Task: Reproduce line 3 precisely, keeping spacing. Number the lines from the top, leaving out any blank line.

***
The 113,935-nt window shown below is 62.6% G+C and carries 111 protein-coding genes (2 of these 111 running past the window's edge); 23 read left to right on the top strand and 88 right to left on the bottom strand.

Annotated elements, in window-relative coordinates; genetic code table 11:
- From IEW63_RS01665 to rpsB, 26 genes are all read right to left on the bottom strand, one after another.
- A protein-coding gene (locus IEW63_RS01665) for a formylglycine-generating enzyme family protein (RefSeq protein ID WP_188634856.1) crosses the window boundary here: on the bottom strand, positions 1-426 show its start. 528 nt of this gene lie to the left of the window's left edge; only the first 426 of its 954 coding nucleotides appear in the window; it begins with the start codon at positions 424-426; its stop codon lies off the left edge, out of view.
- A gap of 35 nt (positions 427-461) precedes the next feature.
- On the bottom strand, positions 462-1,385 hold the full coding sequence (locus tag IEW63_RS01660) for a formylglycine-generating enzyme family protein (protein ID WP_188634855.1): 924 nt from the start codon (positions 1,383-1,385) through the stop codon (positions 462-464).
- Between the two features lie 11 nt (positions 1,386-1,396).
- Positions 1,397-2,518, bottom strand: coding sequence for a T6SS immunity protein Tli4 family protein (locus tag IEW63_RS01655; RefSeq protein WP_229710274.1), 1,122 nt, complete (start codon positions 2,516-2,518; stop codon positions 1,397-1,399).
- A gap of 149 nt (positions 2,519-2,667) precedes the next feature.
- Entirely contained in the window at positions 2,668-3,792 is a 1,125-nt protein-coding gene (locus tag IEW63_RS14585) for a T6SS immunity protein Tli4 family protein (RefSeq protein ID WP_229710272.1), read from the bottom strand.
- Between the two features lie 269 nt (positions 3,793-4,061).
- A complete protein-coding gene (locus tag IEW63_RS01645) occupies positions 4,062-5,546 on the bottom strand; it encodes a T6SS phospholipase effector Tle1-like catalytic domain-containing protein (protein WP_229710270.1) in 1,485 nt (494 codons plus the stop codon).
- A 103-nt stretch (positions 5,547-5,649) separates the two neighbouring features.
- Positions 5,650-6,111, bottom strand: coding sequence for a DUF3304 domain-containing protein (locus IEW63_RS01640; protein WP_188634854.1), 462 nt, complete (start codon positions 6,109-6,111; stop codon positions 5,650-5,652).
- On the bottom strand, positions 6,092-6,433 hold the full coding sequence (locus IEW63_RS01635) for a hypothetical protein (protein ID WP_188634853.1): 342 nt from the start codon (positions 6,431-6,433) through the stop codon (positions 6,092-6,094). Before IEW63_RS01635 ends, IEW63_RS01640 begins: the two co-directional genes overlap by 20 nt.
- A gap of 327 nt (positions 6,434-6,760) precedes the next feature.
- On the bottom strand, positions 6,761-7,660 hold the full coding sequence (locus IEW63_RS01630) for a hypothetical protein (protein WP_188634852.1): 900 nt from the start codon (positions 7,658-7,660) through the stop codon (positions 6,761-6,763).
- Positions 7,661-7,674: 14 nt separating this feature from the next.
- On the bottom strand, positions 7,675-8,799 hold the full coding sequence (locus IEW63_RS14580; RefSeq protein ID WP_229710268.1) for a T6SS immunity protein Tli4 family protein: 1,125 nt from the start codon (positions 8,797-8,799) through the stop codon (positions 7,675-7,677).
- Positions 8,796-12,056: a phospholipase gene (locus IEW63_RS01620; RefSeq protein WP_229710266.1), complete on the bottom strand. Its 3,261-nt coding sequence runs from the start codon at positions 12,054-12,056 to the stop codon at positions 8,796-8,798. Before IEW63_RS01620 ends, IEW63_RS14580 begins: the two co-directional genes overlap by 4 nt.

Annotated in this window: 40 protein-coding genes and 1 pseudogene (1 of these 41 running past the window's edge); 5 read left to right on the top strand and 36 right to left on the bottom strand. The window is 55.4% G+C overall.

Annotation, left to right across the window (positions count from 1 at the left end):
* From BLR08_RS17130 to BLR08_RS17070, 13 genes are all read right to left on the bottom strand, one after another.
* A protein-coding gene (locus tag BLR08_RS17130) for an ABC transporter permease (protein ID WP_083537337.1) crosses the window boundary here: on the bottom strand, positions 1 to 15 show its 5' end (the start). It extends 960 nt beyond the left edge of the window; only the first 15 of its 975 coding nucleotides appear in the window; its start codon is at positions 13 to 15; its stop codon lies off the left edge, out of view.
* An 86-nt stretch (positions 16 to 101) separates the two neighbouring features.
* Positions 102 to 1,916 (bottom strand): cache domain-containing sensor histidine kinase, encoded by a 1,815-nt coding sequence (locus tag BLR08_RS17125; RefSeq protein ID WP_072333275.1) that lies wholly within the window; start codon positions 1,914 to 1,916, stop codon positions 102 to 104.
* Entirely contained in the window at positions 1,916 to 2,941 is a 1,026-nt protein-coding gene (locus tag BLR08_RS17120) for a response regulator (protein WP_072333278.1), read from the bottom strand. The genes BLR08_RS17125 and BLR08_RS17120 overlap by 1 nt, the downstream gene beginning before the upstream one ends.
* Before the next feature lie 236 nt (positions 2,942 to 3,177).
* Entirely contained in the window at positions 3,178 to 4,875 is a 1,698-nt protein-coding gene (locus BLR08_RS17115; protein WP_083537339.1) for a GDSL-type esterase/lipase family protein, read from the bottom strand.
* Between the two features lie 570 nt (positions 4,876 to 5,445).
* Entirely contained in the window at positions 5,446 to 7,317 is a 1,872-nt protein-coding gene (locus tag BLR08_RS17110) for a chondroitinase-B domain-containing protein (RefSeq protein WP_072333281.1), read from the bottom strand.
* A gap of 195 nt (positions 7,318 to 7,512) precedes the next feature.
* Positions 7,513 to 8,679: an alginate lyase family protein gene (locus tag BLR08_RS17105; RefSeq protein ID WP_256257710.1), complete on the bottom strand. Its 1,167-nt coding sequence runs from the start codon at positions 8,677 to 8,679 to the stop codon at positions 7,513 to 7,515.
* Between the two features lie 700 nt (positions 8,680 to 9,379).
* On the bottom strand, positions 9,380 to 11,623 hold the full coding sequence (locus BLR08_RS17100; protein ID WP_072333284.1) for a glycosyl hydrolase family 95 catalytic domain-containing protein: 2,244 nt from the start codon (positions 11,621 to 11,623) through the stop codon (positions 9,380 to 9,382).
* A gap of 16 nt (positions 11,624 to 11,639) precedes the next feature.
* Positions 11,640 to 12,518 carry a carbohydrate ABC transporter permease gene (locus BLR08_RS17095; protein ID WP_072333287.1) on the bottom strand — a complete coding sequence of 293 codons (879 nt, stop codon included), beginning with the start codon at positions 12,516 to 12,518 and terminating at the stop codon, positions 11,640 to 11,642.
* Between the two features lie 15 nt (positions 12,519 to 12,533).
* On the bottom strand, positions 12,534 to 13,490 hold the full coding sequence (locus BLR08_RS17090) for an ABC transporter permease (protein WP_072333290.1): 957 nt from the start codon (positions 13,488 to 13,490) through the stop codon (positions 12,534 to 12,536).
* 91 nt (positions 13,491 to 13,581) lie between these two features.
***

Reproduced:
- From IEW63_RS01665 to rpsB, 26 genes are all read right to left on the bottom strand, one after another.